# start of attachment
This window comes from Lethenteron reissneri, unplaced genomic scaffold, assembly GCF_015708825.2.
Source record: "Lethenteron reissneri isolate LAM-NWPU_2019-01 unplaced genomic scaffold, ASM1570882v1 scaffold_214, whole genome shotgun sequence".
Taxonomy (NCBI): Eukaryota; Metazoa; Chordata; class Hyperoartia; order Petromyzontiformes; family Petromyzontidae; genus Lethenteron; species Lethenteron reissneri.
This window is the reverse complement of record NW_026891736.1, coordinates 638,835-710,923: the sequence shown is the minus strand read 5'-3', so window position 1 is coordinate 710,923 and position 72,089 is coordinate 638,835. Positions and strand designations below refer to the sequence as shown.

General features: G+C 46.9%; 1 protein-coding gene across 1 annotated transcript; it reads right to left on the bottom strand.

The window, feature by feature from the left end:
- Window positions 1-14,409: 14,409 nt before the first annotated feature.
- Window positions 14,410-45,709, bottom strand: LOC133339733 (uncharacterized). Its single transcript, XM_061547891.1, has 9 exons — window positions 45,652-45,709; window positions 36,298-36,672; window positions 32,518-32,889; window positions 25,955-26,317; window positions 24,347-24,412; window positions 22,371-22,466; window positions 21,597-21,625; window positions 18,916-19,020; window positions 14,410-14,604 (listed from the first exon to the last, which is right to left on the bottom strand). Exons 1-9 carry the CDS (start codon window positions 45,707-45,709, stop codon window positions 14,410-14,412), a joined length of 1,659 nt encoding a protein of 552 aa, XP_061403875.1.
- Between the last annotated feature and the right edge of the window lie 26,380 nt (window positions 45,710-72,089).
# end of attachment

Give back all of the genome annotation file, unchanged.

This window comes from Lethenteron reissneri, unplaced genomic scaffold, assembly GCF_015708825.2.
Source record: "Lethenteron reissneri isolate LAM-NWPU_2019-01 unplaced genomic scaffold, ASM1570882v1 scaffold_214, whole genome shotgun sequence".
Taxonomy (NCBI): Eukaryota; Metazoa; Chordata; class Hyperoartia; order Petromyzontiformes; family Petromyzontidae; genus Lethenteron; species Lethenteron reissneri.
This window is the reverse complement of record NW_026891736.1, coordinates 638,835-710,923: the sequence shown is the minus strand read 5'-3', so window position 1 is coordinate 710,923 and position 72,089 is coordinate 638,835. Positions and strand designations below refer to the sequence as shown.

General features: G+C 46.9%; 1 protein-coding gene across 1 annotated transcript; it reads right to left on the bottom strand.

The window, feature by feature from the left end:
- Window positions 1-14,409: 14,409 nt before the first annotated feature.
- Window positions 14,410-45,709, bottom strand: LOC133339733 (uncharacterized). Its single transcript, XM_061547891.1, has 9 exons — window positions 45,652-45,709; window positions 36,298-36,672; window positions 32,518-32,889; window positions 25,955-26,317; window positions 24,347-24,412; window positions 22,371-22,466; window positions 21,597-21,625; window positions 18,916-19,020; window positions 14,410-14,604 (listed from the first exon to the last, which is right to left on the bottom strand). Exons 1-9 carry the CDS (start codon window positions 45,707-45,709, stop codon window positions 14,410-14,412), a joined length of 1,659 nt encoding a protein of 552 aa, XP_061403875.1.
- Between the last annotated feature and the right edge of the window lie 26,380 nt (window positions 45,710-72,089).